Most simulations of the future of our climate may be overly sensitive to melting Arctic ice as a cause of abrupt changes in ocean circulation, according to new research from scientists at the University of Wisconsin-Madison.
Climatologists count the Atlantic Meridian Overturning Circulation (or AMOC) as one of the biggest tipping points on the path to global climate catastrophe. The Atlantic Ocean current acts like a conveyor belt carrying warm tropical surface waters north and cooler, heavier deep waters south.
“We were taught to imagine it as a treadmill – even in middle school and high school now it’s taught that way – that stops when fresh water comes from melting ice,” says Feng He. , a research associate at the UW–Madison Center for Climate Research.
However, building on previous work, he says researchers are revising their understanding of the relationship between the AMOC and fresh water from melting polar ice.
In the past, a stalled AMOC has accompanied abrupt climatic events like the Bølling-Allerød warming, a 14,500-year-old sharp increase in global temperature. He successfully replicated this event using a climate model he made in 2009 while a UW-Madison graduate student.
“It was a success, replicating the abrupt warming of around 14,700 years ago that is observed in the paleoclimate record,” He says now. “But our accuracy did not continue beyond this period of abrupt change.”
Instead, as Earth temperatures cooled after this abrupt warming before rising again to reach new highs over the past 10,000 years, the 2009 model could not keep pace. The simulated warming in the northern regions of the planet did not match the increase in temperatures observed in the geological records of climate, such as ice cores.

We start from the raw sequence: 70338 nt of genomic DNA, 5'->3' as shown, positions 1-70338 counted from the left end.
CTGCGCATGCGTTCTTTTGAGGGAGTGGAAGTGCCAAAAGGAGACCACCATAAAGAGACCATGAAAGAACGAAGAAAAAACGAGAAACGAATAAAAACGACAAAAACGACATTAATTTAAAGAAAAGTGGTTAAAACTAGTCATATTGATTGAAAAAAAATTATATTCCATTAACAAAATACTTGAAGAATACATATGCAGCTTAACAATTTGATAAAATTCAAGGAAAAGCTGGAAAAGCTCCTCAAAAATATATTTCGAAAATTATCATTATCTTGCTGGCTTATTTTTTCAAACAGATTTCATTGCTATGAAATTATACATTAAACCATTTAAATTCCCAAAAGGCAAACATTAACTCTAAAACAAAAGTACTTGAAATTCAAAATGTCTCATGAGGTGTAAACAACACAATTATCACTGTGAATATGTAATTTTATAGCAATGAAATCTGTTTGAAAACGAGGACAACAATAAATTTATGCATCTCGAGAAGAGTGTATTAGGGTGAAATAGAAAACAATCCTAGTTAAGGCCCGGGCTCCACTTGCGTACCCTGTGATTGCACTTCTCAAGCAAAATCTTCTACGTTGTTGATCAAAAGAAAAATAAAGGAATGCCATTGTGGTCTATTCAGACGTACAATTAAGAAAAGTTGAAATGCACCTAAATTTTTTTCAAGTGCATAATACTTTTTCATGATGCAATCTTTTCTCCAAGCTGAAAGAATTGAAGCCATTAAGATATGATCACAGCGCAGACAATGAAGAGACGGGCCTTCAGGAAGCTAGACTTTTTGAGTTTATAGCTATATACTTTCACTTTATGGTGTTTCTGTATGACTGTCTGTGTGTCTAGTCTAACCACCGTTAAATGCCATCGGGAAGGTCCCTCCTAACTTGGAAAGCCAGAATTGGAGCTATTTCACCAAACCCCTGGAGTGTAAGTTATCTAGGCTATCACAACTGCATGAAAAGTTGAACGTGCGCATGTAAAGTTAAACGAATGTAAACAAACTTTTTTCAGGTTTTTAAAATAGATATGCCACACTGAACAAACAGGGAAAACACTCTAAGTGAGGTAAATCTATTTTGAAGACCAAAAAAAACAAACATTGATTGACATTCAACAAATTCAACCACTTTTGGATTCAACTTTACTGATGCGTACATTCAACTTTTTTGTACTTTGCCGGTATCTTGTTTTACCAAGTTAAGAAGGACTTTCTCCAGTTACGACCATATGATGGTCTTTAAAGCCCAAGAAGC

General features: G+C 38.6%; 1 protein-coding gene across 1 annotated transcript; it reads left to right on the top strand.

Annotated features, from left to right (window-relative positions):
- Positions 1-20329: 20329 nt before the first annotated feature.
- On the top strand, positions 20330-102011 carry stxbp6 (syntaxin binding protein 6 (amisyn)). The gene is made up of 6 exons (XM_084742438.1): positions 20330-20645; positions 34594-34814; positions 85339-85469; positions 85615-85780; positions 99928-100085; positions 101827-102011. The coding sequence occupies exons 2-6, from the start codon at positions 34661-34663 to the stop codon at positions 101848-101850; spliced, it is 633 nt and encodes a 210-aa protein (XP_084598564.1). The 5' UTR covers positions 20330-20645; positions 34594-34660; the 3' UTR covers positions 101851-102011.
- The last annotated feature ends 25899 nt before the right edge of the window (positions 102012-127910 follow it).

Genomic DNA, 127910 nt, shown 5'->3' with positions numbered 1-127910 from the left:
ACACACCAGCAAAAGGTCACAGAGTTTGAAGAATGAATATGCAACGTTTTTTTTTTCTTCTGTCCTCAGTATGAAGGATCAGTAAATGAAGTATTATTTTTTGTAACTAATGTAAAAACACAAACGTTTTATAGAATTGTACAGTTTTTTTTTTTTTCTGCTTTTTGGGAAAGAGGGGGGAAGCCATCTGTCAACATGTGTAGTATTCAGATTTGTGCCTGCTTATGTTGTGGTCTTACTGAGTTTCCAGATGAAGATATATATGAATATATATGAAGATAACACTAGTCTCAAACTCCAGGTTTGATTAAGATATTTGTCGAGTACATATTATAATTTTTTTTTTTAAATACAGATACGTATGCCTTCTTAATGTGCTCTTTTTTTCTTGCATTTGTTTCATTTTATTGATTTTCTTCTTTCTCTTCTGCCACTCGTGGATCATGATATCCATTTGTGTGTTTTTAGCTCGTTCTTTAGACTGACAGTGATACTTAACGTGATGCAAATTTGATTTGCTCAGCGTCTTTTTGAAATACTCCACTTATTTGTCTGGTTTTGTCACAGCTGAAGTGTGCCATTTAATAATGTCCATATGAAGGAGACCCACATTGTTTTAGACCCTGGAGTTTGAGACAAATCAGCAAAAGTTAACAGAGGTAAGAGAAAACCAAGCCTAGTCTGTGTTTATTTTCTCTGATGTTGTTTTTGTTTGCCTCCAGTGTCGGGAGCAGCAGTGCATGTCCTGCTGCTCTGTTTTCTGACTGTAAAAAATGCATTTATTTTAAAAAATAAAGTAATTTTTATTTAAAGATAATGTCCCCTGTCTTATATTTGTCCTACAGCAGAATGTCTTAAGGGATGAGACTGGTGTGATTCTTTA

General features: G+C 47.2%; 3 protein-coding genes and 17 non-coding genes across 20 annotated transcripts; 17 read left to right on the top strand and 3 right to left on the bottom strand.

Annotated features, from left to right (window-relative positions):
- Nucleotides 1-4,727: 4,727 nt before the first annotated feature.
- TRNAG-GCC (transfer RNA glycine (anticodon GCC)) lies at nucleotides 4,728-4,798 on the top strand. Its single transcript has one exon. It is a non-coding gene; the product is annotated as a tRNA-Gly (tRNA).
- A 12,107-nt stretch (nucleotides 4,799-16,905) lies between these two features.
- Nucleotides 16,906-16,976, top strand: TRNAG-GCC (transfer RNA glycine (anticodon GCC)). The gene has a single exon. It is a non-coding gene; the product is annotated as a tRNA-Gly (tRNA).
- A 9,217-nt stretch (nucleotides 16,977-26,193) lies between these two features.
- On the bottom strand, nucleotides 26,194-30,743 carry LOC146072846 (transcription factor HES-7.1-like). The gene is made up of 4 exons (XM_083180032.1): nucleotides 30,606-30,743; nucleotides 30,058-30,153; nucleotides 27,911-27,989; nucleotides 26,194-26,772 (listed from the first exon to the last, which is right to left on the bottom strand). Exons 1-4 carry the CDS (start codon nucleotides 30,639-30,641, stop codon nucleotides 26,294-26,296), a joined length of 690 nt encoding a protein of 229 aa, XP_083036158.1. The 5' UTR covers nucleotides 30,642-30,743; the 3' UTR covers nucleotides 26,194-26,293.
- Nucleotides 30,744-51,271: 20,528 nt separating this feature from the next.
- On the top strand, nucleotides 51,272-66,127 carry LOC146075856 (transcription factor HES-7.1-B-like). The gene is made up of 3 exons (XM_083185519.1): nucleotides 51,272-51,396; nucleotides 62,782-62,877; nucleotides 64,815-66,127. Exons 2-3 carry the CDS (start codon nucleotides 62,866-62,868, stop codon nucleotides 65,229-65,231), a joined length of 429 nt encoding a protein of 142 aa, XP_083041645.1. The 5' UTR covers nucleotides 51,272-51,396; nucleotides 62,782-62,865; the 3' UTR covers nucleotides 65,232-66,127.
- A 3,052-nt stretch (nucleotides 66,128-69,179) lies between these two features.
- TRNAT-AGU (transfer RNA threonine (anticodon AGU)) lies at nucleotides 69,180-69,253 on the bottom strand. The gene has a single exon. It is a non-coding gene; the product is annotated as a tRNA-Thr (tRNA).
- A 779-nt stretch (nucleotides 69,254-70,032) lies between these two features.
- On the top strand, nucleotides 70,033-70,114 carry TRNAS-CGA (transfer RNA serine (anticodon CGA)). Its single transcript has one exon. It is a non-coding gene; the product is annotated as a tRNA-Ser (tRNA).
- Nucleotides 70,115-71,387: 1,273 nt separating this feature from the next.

In a study published this week in the journal Nature Climate Change, He and Oregon State University paleoclimatologist Peter Clark describe a new simulation model that matches the heat of the past 10,000 years. And they did it by removing the trigger that most scientists think is blocking or shutting down the AMOC.
Warming temperatures on the Earth’s surface are causing sea ice in the Arctic Ocean and the Greenland Ice Sheet to melt, releasing fresh water into the ocean. Scientists widely believed that the influx of fresh water disrupts density differences in the North Atlantic that cause water to flow north of the AMOC and back south.
“The problem,” He said, “is with the geological climate data.”
Although climate records show an abundance of fresh water from the final melting of ice sheets in North America and Europe, the AMOC has barely changed. Thus, he removed the assumption of a freshwater deluge from his model.
“Without the influx of fresh water slowing down the AMOC in the model, we get a simulation with much better and long-lasting agreement with the temperature data from the climate record,” he says. “The important result is that the AMOC appears to be less sensitive to freshwater forcing than long thought, based on the data and the model.”
This is especially important for climate models that assess how the AMOC will respond to future increases in freshwater from melting ice.
“It’s built into a lot of models,” he says. “Future global warming due to increased carbon dioxide in the atmosphere is melting sea ice, and freshwater from melting ice is thought to be weakening the AMOC.”
Widespread consequences of a drastic weakening of the AMOC include rapid sea level rise on the east coast of North America, cooling over Europe that could disrupt agriculture, a forest parched Amazonian and a disturbance of the Asian monsoons. The new modeling study predicts a much smaller reduction in AMOC strength, but that does not rule out an abrupt change.
“We suggest that until this challenge is resolved, any simulated AMOC changes due to freshwater forcing should be viewed with caution,” he says. “We cannot be sure why AMOC has closed in the past. but we are sure that has changed. And that can still change.
Reference: He F, Clark PU. Freshwater Forcing of the Atlantic Meridian Overturning Circulation Revisited. Nat Clim Chang. Published online April 7, 2022:1-6. do I:10.1038/s41558-022-01328-2
This article was republished from the following materials. Note: Material may have been edited for length and content. For more information, please contact the quoted source.